Article

Nanotechnology for the biologist. J Leukoc Biol

Nanotechnology Characterization Laboratory, 1050 Boyles St., Frederick, MD 21702-1201, USA.
Journal of Leukocyte Biology (Impact Factor: 4.29). 10/2005; 78(3):585-94. DOI: 10.1189/jlb.0205074
Source: PubMed

ABSTRACT

Nanotechnology refers to research and technology development at the atomic, molecular, and macromolecular scale, leading to the controlled manipulation and study of structures and devices with length scales in the 1- to 100-nanometers range. Objects at this scale, such as "nanoparticles," take on novel properties and functions that differ markedly from those seen in the bulk scale. The small size, surface tailorability, improved solubility, and multifunctionality of nanoparticles open many new research avenues for biologists. The novel properties of nanomaterials offer the ability to interact with complex biological functions in new ways-operating at the very scale of biomolecules. This rapidly growing field allows cross-disciplinary researchers the opportunity to design and develop multifunctional nanoparticles that can target, diagnose, and treat diseases such as cancer. This article presents an overview of nanotechnology for the biologist and discusses "nanotech" strategies and constructs that have already demonstrated in vitro and in vivo efficacy.

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    • "The growing production and use of nanoparticles inevitably leads to their release into the environment but their impact remains largely unknown. Both in vitro and in vivo studies have demonstrated that engineered nanoparticles with sizes in the 1–100 nm range, comparable to the size of some biological structures [1], are potentially toxic to organisms [2] [3]. Physicochemical parameters such as size, specific surface area, shape and surface ligand are potential factors influencing their interactions with cells, their cellular uptake and ultimately their toxicity [4] [5] [6] [7] [8] [9]. "
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    ABSTRACT: 3-Aminopropyltrimethoxysilane (APTMS) was used as ligand to prepare ZnO@APTMS, Cu2+ -doped ZnO (ZnO:Cu@APTMS) and ZnO quantum dots (QDs) with chemisorbed Cu2+ ions at their surface (ZnO@APTMS/Cu). The dots have a diameter of ca. 5 nm and their crystalline and phase purities and composition were established by X-ray diffraction, transmission electron microscopy, UV-visible and fluorescence spectroscopies and by X-ray photoelectron spectroscopy. The effect of Cu2+ location on the ability of the QDs to generate reactive oxygen species (ROS) under light irradiation was investi- gated. Results obtained demonstrate that all dots are able to produce ROS (•OH, O2•−, H2O2 and 1O2) and that ZnO@APTMS/Cu QDs generate more •OH and O2•− radicals and H2O2 than ZnO@APTMS and ZnO:Cu@APTMS QDs probably via mechanisms associating photo-induced charge carriers and Fenton reactions. In cytotoxicity experiments conducted in the dark or under light exposure, ZnO@APTMS/Cu QDs appeared slightly more deleterious to Escherichia coli cells than the two other QDs, therefore pointing out the importance of the presence of Cu2+ ions at the periphery of the nanocrystals. On the other hand, with the lack of photo-induced toxicity, it can be inferred that ROS production cannot explain the cytotoxicity associated to the QDs. Our study demonstrates that both the production of ROS from ZnO QDs and their toxicity may be enhanced by chemisorbed Cu2+ ions, which could be useful for medical or photocatalytic applications.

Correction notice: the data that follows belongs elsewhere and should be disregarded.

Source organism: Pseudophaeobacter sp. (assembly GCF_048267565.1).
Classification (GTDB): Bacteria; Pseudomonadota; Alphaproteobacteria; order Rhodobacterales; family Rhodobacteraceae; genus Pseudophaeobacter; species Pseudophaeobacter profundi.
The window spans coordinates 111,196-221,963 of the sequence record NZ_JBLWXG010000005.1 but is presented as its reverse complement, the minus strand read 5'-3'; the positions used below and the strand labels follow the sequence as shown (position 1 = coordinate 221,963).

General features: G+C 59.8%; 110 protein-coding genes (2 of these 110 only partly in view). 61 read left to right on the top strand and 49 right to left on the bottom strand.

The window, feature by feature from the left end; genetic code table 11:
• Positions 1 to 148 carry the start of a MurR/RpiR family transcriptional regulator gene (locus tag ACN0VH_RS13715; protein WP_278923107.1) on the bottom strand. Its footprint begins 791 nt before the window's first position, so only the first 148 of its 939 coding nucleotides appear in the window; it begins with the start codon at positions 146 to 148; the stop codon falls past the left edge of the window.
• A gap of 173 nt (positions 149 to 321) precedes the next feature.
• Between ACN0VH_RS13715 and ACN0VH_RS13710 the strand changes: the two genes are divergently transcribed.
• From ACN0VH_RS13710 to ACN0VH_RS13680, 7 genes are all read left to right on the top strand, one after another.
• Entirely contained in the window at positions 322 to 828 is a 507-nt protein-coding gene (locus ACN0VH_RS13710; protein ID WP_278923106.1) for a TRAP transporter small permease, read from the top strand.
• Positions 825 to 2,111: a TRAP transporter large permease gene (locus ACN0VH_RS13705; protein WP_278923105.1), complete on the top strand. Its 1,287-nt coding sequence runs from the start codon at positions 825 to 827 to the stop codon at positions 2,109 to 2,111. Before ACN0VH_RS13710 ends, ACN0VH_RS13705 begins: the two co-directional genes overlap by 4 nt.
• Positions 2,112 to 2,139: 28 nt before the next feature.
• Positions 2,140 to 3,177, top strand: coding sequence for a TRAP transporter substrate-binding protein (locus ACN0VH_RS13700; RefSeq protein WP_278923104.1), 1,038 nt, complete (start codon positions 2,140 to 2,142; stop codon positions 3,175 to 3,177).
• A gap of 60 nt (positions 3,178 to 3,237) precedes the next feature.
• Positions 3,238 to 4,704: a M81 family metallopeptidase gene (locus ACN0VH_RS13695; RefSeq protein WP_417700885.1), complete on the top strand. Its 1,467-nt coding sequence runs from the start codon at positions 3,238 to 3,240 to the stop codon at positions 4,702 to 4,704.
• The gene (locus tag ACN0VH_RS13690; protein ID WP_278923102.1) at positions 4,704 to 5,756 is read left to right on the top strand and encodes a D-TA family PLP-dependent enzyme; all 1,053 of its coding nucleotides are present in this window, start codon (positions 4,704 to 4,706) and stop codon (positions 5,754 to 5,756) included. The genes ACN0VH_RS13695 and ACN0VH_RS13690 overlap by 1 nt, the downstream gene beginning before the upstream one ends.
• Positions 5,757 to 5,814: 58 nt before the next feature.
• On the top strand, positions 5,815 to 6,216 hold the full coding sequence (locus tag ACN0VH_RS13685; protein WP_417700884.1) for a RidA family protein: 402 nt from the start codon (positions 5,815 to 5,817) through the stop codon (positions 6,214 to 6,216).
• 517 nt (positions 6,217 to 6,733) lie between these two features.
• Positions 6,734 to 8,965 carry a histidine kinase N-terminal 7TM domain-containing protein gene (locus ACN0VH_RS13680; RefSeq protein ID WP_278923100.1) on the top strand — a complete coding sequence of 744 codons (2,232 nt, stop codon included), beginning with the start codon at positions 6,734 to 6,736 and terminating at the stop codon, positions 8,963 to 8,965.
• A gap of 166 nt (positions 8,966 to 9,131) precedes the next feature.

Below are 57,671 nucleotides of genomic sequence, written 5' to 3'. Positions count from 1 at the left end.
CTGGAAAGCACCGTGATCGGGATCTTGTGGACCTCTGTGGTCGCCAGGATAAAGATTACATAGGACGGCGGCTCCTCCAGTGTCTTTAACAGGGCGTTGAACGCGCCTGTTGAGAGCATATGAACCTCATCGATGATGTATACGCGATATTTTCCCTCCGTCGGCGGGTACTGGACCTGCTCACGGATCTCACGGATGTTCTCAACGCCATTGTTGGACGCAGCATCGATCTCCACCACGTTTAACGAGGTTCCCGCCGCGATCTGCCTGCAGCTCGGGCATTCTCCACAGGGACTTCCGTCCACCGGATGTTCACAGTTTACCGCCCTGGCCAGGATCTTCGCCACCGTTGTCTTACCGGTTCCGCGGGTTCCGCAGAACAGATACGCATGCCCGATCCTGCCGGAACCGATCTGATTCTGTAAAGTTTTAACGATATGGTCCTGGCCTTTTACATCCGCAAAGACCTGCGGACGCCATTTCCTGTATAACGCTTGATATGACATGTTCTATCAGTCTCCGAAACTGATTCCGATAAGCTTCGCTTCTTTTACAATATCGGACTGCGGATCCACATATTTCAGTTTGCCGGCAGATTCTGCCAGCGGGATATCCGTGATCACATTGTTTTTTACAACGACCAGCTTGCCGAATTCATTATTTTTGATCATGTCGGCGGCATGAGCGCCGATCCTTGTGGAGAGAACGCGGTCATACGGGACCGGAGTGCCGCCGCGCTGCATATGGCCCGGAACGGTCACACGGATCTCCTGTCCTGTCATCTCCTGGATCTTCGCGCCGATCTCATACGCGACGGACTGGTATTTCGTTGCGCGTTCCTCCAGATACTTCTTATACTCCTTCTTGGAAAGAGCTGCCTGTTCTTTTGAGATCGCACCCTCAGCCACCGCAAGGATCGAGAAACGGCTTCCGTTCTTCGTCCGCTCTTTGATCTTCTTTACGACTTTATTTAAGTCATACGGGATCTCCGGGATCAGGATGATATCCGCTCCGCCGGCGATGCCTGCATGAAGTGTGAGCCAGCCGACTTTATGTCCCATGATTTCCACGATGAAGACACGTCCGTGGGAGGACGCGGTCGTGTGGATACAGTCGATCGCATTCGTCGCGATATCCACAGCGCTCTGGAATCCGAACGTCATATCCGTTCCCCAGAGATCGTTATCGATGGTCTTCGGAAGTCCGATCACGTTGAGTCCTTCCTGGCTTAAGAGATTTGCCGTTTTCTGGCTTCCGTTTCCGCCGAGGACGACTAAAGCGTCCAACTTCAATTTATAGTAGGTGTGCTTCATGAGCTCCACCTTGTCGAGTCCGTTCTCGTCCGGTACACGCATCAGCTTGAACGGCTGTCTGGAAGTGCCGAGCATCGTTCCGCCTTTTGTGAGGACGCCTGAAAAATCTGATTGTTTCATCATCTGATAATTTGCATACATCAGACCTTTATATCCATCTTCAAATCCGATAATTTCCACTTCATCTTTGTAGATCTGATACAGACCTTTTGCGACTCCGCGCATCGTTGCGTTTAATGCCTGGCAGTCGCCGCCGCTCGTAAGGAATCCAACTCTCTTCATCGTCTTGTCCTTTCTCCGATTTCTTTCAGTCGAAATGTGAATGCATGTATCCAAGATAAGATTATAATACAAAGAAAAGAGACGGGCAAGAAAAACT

Full-text · Article · Jan 2016 · Journal of Hazardous Materials
    • "The growing production and use of nanoparticles inevitably leads to their release into the environment but their impact remains largely unknown. Both in vitro and in vivo studies have demonstrated that engineered nanoparticles with sizes in the 1–100 nm range, comparable to the size of some biological structures [1], are potentially toxic to organisms [2] [3]. Physicochemical parameters such as size, specific surface area, shape and surface ligand are potential factors influencing their interactions with cells, their cellular uptake and ultimately their toxicity [4] [5] [6] [7] [8] [9]. "